An announcement by the agency that regulates agricultural land use in Québec has opponents of a proposed graphite mine and marble quarry in Grenville-sur-la-Rouge feeling optimistic.

Due to the sugar-maple forest and linkages with agricultural water resources on the 57.89-hectare property where Canada Carbon would like to develop the mine, permission had to be obtained from the Commission de protection du territoire agricole du Québec (CPTAQ). On July 21, the CPTAQ issued a notice stating it intends to change which activities Canada Carbon may engage in on the mine property.

The CPTAQ identified that the protection of an adjacent maple-sugar production facility owned by André St-Pierre had to be considered, along with the impact a mine could have on water resources. The commission indicated it will reject Canada Carbon’s application to exploit the property as a mine, but will allow the company to undertake exploration activities for only two years at the site if it agrees to follow certain rules.

The CPTAQ will require Canada Carbon to submit a separate application for mineral extraction on the lands. The company will have to provide further evidence to convince the commission its extraction plans should be approved.

Canada Carbon will have to meet several conditions as an obligation to being granted permission for exploration. If any trees or soil must be removed, it should be carried out under the supervision of a forestry engineer and an agronomist, and the forestry engineer and agronomist must submit notifications of the work to the CPTAQ before it begins. Excavation must occur in a way that does not harm the soil, and any trees that are planted should be sugar maples.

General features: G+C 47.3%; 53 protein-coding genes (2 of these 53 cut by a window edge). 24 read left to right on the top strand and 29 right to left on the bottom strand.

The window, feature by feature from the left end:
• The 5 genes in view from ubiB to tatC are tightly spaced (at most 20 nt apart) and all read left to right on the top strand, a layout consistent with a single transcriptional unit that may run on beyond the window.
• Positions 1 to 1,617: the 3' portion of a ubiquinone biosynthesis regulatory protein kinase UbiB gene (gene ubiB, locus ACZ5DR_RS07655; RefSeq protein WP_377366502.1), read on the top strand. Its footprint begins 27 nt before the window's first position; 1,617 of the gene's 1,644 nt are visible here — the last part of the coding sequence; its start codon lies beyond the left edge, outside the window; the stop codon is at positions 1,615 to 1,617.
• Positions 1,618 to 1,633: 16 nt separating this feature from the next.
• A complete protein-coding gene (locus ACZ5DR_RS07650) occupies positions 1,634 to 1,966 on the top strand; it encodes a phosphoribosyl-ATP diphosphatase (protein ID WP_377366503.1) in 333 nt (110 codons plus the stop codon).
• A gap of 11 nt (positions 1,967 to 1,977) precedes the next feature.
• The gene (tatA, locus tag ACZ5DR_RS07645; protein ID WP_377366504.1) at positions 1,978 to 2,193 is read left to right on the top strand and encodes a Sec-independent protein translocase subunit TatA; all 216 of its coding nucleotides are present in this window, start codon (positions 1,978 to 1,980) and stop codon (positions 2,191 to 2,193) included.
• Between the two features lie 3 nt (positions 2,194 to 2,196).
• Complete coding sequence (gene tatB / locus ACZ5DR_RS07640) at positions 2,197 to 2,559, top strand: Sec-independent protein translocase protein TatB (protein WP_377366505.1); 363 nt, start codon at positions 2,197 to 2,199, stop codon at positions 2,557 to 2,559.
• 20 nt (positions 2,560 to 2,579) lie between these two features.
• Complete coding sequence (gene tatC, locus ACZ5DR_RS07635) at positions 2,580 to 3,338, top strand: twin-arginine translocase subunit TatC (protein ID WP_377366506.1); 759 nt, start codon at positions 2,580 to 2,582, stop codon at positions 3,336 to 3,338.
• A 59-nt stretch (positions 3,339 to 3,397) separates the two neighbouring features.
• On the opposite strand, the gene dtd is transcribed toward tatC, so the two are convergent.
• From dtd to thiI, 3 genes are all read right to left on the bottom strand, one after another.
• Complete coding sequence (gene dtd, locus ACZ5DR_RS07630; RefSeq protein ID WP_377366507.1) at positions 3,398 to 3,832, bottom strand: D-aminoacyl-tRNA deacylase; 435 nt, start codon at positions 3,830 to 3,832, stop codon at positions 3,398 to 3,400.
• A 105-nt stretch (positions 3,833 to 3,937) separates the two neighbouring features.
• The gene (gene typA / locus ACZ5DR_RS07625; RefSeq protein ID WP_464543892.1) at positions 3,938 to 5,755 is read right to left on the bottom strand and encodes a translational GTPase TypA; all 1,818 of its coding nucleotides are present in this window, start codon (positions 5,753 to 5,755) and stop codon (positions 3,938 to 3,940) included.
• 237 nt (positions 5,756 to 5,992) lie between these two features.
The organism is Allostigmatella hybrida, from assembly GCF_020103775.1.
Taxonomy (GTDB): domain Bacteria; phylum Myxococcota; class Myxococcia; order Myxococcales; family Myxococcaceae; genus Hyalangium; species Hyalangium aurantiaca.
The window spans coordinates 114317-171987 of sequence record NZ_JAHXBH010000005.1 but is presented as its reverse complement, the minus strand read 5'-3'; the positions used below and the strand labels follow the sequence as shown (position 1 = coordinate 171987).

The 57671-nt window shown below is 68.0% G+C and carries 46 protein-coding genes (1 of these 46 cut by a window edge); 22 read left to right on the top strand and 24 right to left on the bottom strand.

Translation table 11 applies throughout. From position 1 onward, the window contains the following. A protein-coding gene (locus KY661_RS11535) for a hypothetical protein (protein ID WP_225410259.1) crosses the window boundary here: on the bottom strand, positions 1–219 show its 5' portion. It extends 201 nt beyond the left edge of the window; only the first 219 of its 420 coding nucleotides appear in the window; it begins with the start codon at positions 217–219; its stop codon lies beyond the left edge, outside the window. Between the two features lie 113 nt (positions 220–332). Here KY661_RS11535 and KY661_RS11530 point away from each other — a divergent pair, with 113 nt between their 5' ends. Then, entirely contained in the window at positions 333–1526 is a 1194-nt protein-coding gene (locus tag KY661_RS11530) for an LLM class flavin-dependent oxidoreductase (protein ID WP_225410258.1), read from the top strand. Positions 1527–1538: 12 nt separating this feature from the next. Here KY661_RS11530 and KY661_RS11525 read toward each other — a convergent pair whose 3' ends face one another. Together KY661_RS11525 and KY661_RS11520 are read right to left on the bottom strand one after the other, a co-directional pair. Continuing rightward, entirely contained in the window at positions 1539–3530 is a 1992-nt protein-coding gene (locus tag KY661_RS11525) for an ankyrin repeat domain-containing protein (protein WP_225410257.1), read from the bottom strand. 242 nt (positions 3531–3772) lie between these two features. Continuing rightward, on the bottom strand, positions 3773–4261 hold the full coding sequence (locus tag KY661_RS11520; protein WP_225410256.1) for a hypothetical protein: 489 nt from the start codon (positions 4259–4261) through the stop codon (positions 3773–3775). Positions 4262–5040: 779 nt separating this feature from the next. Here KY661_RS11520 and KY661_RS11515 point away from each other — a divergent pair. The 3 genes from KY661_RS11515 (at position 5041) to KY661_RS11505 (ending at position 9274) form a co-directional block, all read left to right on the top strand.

The CPTAQ gave the public the opportunity to submit written comments on the statement for up to 30 days after it was issued.  The deadline is August 20.

SOS Grenville-sur-la-Rouge, the local citizen’s organization which has long objected to the mine, is welcoming the CPTAQ’s announcement.

“We are back to square one,” stated a news release issued by the organization.

“They can’t exploit, they can only explore,” said Jacqueline Richer of SOS Grenville-sur-la-Rouge.

The organization has always doubted the proposed mine and quarry has the social acceptability to go ahead. It has called the recent CPTAQ statement an indication Canada Carbon needs to do more to prove any benefits the project would have.

“They have to do their homework,” said Richer.

Grenville-sur-la-Rouge Mayor Tom Arnold cautioned that the CPTAQ statement is not a final decision, but only an indication of what it intends to do.

“They’re indicating this has gone the other way completely.”

The mayor emphasized the July 21 announcement was only preliminary and has asked for further comments from the public before a final decision is made.

Meanwhile, a meeting between the municipality and Canada Carbon was held on July 27. The meeting was the latest in the series of confidential discussions that have been taking place since the summer of 2020 to allow the two parties to establish a dialogue for the implementation of the agreement reached on February 19, 2020, as part of an out-of-court settlement of a previous $96-million lawsuit against the municipality. The discussions have mainly focused on the nature of the project and the respective roles of each party.

“The Municipality of Grenville-sur-la-Rouge, as a local government, will exercise its role and duty to protect its citizens and the environment,” stated Arnold in a news release issued following the meeting.

Both parties have agreed to continue the discussions.